Rates rise nudges 6 per cent
What started the day as a 4.45 per cent average rates increase grew to almost 6 per cent as Horizons Regional Council considered public input into its draft Annual Plan.
Much of that increase will be carried by Whanganui ratepayers, with Horizons shortening the time-frame in which the cost of a flood-control scheme in the city will be paid off.
But councillors at yesterday's meeting also voted for increases to some of Horizons' biodiversity programmes, reflecting the wishes of several submitters.
The council voted to increase its funding for living heritage, a programme that protects native bush and wetland remnants on private land, by $46,000 to match the amount funded last year.
The move, proposed by councillor Rachel Keedwell, split the council six to five. Keedwell said submitters had shown biodiversity protection was important to them and the council needed to reflect that.
After the vote councillor John Barrow, who had opposed the move, said it was "shameful".
"You've flipped and flopped and it's a disgrace to the decision-making processes of this council," he said.
Chairman Bruce Gordon then suggested Horizons increase its annual grant to the Rangitikei Environment Group, which is solely funded by ratepayers in that district, by $10,000, a move councillors agreed to.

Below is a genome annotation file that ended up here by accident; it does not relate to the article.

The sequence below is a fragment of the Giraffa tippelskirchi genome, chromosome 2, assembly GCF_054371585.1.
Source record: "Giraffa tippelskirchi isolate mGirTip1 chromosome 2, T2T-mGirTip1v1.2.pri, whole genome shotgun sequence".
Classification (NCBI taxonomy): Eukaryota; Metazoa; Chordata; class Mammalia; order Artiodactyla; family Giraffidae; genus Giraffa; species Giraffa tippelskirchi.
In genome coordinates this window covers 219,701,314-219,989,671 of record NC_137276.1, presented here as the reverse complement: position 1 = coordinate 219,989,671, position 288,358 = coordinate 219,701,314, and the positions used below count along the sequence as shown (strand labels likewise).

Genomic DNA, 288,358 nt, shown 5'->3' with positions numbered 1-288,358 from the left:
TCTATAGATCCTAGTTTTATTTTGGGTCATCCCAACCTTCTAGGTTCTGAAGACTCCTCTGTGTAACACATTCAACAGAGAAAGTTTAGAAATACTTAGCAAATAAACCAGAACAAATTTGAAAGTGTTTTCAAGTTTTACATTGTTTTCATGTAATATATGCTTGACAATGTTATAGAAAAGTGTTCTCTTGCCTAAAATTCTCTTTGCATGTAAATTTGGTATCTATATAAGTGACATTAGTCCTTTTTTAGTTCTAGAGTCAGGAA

The council also voted to make an inflation adjustment to funding for the Manawatu River Leaders Accord, increasing next year's grant by $6000. Keedwell pushed for the increase, saying not adjusting for inflation meant the council was effectively spending less each year.
She found an ally in Gordon, who said at 12c a ratepayer it was a tiny increase. Further, the move would show the council's commitment to cleaning up the river when it was seeking more money from the Government for the accord.
The three decisions would probably be welcomed by former councillor Jill White, who made a submission yesterday morning calling for more money towards biodiversity.
"I just feel that Horizons is just losing the plot a little bit here in relation to the obligation that I believe we have to indigenous biodiversity in our region," she told councillors.
"We know that in parts of the region we have got wonderful living heritage, in other parts of the region it's pretty skimpy."
By the end of yesterday's meeting councillors had not worked through all of the matters raised in submissions.
They will continue to look at the Annual Plan at a meeting on Tuesday before signing it off next month.
SUBMITTERS LOOK TO LONG TERM
The importance of the three-yearly review of council long term plans was clear to see as Horizons Regional Council considered its 2014-15 draft Annual Plan yesterday.
A number of requests made by submitters to the document were deferred for consideration until next year when the council will deliver its next 10-year Long Term Plan. It's a process that occurs every three years.
Indeed some submitters were even looking forward a year.
The presenters for both Federated Farmers and the He Tini Awa Trust told the council their submissions were more aimed at raising councillors' awareness of issues for next year's Long Term Plan.